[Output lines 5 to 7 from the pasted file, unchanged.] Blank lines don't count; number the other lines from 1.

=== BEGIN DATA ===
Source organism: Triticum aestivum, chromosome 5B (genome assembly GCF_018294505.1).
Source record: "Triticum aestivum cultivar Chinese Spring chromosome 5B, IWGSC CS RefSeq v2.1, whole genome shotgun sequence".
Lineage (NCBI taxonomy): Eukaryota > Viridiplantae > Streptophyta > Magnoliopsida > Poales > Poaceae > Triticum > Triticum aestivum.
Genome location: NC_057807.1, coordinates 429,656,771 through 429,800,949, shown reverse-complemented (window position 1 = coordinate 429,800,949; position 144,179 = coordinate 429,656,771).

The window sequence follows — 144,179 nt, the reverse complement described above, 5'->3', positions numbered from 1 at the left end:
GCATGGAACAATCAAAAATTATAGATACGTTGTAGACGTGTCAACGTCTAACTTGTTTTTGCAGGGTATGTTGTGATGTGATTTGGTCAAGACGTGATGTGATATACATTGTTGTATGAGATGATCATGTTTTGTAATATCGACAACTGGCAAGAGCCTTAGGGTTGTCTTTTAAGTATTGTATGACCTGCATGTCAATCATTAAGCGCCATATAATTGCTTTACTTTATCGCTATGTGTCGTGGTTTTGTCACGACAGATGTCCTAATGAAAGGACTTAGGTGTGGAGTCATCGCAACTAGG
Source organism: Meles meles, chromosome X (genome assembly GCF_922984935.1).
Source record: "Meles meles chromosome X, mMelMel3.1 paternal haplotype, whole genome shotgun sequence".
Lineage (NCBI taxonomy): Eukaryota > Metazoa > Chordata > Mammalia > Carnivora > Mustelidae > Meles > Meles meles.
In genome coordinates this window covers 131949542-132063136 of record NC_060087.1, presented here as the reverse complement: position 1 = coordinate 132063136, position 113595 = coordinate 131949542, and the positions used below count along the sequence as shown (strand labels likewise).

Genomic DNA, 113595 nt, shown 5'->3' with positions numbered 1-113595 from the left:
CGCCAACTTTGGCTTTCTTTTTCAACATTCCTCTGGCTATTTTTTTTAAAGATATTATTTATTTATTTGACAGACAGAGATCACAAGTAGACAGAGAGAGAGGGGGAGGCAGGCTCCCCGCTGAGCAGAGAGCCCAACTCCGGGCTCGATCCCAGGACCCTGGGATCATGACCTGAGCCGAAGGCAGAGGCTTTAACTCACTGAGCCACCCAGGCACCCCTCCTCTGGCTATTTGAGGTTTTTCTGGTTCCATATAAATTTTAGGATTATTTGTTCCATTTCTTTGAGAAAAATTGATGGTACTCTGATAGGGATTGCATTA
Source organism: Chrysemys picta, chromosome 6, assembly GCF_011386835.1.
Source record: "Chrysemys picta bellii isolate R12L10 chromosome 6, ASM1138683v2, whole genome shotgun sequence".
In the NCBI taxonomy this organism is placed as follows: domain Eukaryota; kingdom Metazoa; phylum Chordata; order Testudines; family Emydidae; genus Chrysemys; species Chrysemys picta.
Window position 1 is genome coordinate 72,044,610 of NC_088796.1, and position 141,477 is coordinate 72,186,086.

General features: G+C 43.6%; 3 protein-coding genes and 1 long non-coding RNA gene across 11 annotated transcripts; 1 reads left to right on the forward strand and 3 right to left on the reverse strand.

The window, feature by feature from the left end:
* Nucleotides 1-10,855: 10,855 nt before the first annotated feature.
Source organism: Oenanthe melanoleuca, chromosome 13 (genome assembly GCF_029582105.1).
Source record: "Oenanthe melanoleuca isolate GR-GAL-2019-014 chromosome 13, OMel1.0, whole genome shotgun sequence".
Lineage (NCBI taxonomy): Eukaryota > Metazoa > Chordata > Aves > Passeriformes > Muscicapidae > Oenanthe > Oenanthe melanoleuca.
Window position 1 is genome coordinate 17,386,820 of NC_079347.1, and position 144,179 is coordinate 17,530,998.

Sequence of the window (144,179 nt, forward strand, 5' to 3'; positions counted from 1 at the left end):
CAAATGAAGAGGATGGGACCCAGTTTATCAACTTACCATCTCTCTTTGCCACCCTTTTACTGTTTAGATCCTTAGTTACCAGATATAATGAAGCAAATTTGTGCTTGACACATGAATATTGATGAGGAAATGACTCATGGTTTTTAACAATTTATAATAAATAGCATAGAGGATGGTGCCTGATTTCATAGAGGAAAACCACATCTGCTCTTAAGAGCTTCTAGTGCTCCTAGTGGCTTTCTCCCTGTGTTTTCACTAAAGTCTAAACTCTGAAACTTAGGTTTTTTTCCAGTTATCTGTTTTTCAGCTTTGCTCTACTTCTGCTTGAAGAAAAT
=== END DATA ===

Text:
The window sequence follows — 144,179 nt, the reverse complement described above, 5'->3', positions numbered from 1 at the left end:
GCATGGAACAATCAAAAATTATAGATACGTTGTAGACGTGTCAACGTCTAACTTGTTTTTGCAGGGTATGTTGTGATGTGATTTGGTCAAGACGTGATGTGATATACATTGTTGTATGAGATGATCATGTTTTGTAATATCGACAACTGGCAAGAGCCTTAGGGTTGTCTTTTAAGTATTGTATGACCTGCATGTCAATCATTAAGCGCCATATAATTGCTTTACTTTATCGCTATGTGTCGTGGTTTTGTCACGACAGATGTCCTAATGAAAGGACTTAGGTGTGGAGTCATCGCAACTAGG
Source organism: Meles meles, chromosome X (genome assembly GCF_922984935.1).